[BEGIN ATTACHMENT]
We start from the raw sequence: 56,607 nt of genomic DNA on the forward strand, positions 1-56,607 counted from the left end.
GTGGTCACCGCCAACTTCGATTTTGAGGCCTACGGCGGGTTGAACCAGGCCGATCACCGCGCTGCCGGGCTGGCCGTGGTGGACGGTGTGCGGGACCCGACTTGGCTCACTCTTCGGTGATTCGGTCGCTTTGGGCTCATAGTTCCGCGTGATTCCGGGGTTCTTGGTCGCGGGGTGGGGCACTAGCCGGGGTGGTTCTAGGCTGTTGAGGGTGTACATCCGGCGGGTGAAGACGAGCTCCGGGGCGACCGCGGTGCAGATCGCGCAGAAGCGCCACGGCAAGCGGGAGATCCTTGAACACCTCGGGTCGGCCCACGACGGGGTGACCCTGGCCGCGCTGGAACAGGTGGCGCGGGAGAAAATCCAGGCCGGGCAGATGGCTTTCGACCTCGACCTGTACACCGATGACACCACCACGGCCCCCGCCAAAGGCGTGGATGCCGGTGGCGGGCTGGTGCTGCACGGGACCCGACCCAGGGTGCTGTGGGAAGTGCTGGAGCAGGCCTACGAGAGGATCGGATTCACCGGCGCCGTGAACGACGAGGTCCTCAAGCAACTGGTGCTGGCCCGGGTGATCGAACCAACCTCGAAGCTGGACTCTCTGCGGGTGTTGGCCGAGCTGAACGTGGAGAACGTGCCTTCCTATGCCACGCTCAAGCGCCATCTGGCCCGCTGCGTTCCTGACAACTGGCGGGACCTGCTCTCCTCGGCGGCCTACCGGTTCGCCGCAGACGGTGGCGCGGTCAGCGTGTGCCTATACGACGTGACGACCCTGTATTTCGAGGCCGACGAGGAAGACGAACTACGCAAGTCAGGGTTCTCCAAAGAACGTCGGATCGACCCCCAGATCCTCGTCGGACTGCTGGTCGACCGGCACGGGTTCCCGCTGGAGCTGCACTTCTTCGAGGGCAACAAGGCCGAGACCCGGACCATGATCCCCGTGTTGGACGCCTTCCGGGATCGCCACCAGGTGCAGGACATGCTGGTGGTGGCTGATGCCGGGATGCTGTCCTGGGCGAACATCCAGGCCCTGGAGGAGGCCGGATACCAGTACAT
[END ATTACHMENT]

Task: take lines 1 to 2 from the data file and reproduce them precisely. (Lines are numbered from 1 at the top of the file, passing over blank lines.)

We start from the raw sequence: 56,607 nt of genomic DNA on the forward strand, positions 1-56,607 counted from the left end.
GTGGTCACCGCCAACTTCGATTTTGAGGCCTACGGCGGGTTGAACCAGGCCGATCACCGCGCTGCCGGGCTGGCCGTGGTGGACGGTGTGCGGGACCCGACTTGGCTCACTCTTCGGTGATTCGGTCGCTTTGGGCTCATAGTTCCGCGTGATTCCGGGGTTCTTGGTCGCGGGGTGGGGCACTAGCCGGGGTGGTTCTAGGCTGTTGAGGGTGTACATCCGGCGGGTGAAGACGAGCTCCGGGGCGACCGCGGTGCAGATCGCGCAGAAGCGCCACGGCAAGCGGGAGATCCTTGAACACCTCGGGTCGGCCCACGACGGGGTGACCCTGGCCGCGCTGGAACAGGTGGCGCGGGAGAAAATCCAGGCCGGGCAGATGGCTTTCGACCTCGACCTGTACACCGATGACACCACCACGGCCCCCGCCAAAGGCGTGGATGCCGGTGGCGGGCTGGTGCTGCACGGGACCCGACCCAGGGTGCTGTGGGAAGTGCTGGAGCAGGCCTACGAGAGGATCGGATTCACCGGCGCCGTGAACGACGAGGTCCTCAAGCAACTGGTGCTGGCCCGGGTGATCGAACCAACCTCGAAGCTGGACTCTCTGCGGGTGTTGGCCGAGCTGAACGTGGAGAACGTGCCTTCCTATGCCACGCTCAAGCGCCATCTGGCCCGCTGCGTTCCTGACAACTGGCGGGACCTGCTCTCCTCGGCGGCCTACCGGTTCGCCGCAGACGGTGGCGCGGTCAGCGTGTGCCTATACGACGTGACGACCCTGTATTTCGAGGCCGACGAGGAAGACGAACTACGCAAGTCAGGGTTCTCCAAAGAACGTCGGATCGACCCCCAGATCCTCGTCGGACTGCTGGTCGACCGGCACGGGTTCCCGCTGGAGCTGCACTTCTTCGAGGGCAACAAGGCCGAGACCCGGACCATGATCCCCGTGTTGGACGCCTTCCGGGATCGCCACCAGGTGCAGGACATGCTGGTGGTGGCTGATGCCGGGATGCTGTCCTGGGCGAACATCCAGGCCCTGGAGGAGGCCGGATACCAGTACAT